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Not Luxe, But Luscious

From Its Humble Fells Point Digs, Lulu’s Offers Top-Notch Casual Fare

Christopher Myers

Lulu's Off Broadway

Address:1705 Aliceanna St.
Baltimore, MD 21231

More on Lulu's Off Broadway.

By Richard Gorelick | Posted 6/1/2005

Sweet, unassuming Lulu’s Off Broadway doesn’t really look like a place that serves food at all, let alone the solidly assembled, full-flavored food that I recently enjoyed there. The front bar is vintage Fells Point, woody and smoky, brimming with bric-a-brac, but with flourishes like handsomely stocked wine and single-malt cabinets. Encouraging, too, was the super-friendly bartender, also part owner, and for this midweek evening our unflappable waiter. Unflappable in spite of having to run from his full bar back out to Lulu’s courtyard where my friends and I sat, a small and serene open-air space. But I sure wish they’d invest in better furniture—I was miserable sinking into my wide-strap plastic chair.

The menu, at first glance, looks like standard dressed-up pub fare: steamed shrimp, crab-and-artichoke dip, ribs, and hamburgers. But look closer: cornmeal-crusted catfish, Maytag blue cheese crumbled on chili and Cobb salad, and thoughtful options for vegetarians, like potstickers, vegetarian chili, a portobello ragout with farfalle, and sandwiches filled with homemade artichoke salad or portobellos. My friends and I ordered both the chili ($4.95)—which was impressively hearty, and evenly seasoned, dominated by the pleasurable taste of slow-simmered tomatoes—and the fried potstickers ($3.95), which were deliberately crispy but whose tasty interior filling remained a mystery. Cabbage? Cauliflower? An accompanying soy-chili dipping sauce was intense and a wee bit salty.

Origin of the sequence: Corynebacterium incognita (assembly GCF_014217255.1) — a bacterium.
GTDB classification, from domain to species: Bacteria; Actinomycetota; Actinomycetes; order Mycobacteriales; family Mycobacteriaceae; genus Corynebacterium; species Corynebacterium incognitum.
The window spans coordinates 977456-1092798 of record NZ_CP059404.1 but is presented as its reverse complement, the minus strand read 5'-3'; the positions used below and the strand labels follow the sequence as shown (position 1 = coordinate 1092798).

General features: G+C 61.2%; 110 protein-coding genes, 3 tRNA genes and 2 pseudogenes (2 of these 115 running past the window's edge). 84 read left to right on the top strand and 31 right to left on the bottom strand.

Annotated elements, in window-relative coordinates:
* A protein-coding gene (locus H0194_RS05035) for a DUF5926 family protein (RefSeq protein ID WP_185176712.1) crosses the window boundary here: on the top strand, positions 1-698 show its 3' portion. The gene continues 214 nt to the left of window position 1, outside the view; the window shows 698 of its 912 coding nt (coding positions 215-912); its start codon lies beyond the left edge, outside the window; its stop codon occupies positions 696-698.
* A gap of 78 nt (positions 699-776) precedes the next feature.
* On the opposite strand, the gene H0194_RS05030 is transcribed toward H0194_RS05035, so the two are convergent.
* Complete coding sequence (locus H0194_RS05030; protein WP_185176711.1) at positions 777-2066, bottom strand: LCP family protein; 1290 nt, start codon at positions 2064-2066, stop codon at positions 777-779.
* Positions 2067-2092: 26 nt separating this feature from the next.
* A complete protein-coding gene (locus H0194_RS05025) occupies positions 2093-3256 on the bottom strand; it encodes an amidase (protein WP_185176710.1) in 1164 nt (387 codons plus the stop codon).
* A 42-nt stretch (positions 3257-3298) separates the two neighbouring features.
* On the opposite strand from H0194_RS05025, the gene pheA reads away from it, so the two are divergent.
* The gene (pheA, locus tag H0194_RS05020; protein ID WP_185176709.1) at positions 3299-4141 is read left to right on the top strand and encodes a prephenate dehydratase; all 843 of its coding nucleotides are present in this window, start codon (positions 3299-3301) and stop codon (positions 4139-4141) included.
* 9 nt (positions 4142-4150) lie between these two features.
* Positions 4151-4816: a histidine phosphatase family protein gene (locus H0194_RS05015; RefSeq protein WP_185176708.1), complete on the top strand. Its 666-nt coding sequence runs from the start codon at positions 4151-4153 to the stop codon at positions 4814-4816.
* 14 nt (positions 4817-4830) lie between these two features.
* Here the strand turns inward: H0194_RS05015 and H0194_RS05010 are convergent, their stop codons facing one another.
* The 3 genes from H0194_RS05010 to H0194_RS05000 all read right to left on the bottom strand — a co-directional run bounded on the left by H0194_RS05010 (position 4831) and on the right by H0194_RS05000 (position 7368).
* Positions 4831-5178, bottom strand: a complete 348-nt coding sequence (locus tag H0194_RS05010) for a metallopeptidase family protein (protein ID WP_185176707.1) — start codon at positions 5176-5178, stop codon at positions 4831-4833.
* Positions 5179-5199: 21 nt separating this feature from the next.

Lulu’s does, however, do lovely work with its meaty pub grub. Slow-roasted ribs (available as an appetizer in half- [$6.95], or full-rack [$11.95]) are impressively sized, and the meat falls off the bone when you so much as look at them. They were fattier than I prefer but full of good flavor. The sweet, practically superfluous sauce slathered on them made a negligible impact; I’d order them next time sauce-free. Better yet were a basket of wings (10 for $7.95, 15 for $10.95, 20 for $13.95), prepared with an unbilled tequila-lime seasoning. These meaty but not grossly oversized specimens were as tender as can be, but still crispy to the first bite, their seasoning sensibly applied, with perky, mouth-bracing citrus notes.

From a listing of more than a dozen sandwiches—including a turkey cobb, barbecue pork, and chicken salad with bacon and dried cranberries—I chose the shrimp salad ($8.95). The seafood filling itself is superb, prepared with a convincingly relishy remoulade sauce, and it would have been so much better on anything than the bulky “sweet” roll it was served on, which did it absolutely no favors. Garlic fries can be substituted (for $1.49) for potato chips, but they don’t measure up to the Brewer’s Art gold standard. Crispy, yes, but made garlicky not by a tossing with freshly shaved cloves but by a shaking of powder.

I was very impressed with a catfish entrée ($11.95), which dusted two generously cut fillets with just enough seasoned cornmeal to make them crispy without disturbing at all the sweet, white interior flesh. Just terrific, expertly cooked, and presented prettily, too, with buttery, home-style mashed potatoes and fresh wine-braised spinach leaves. These toothsome sides also flattered a steak ’n’ cake entrée ($18.95), which paired a crab cake with a six-ounce filet mignon. The golden biscuit-shaped cake exuded good crab flavor, appeared and tasted filler-free, and adroitly mixed in lesser meats with ample lump. But the steak outshone it, as it would almost anything. Truly perfect, the tastiest steak I’ve had in months and months. Asked for, and delivered, in gorgeously rare condition, and flecked with fresh peppercorns, this fillet was butter-knife tender, every bite simply steaky and blissful. Someone in that kitchen loves a good steak and knows what to do with it.

We visited on all-you-can-eat spaghetti night ($6.95), which turned out to be an agreeable starving-artist choice—the spaghetti is cooked firm and pliable, the slightly sweet sauce betrays evidence of home cooking—but there are better things on the menu to try. Desserts here are sensibly imported from Dangerously Delicious Pies, which everyone by now should know is a guarantee of satisfaction and pleasure.

Lulu’s Off Broadway has taken over a Fells Point spot where other restaurants have stumbled badly. Good vibes are fairly throbbing here now, and if the kitchen isn’t reinventing pub cuisine as we know it, there’s ample evidence of professionalism, dedication, and even a little passion. Good for them.

Eight ball

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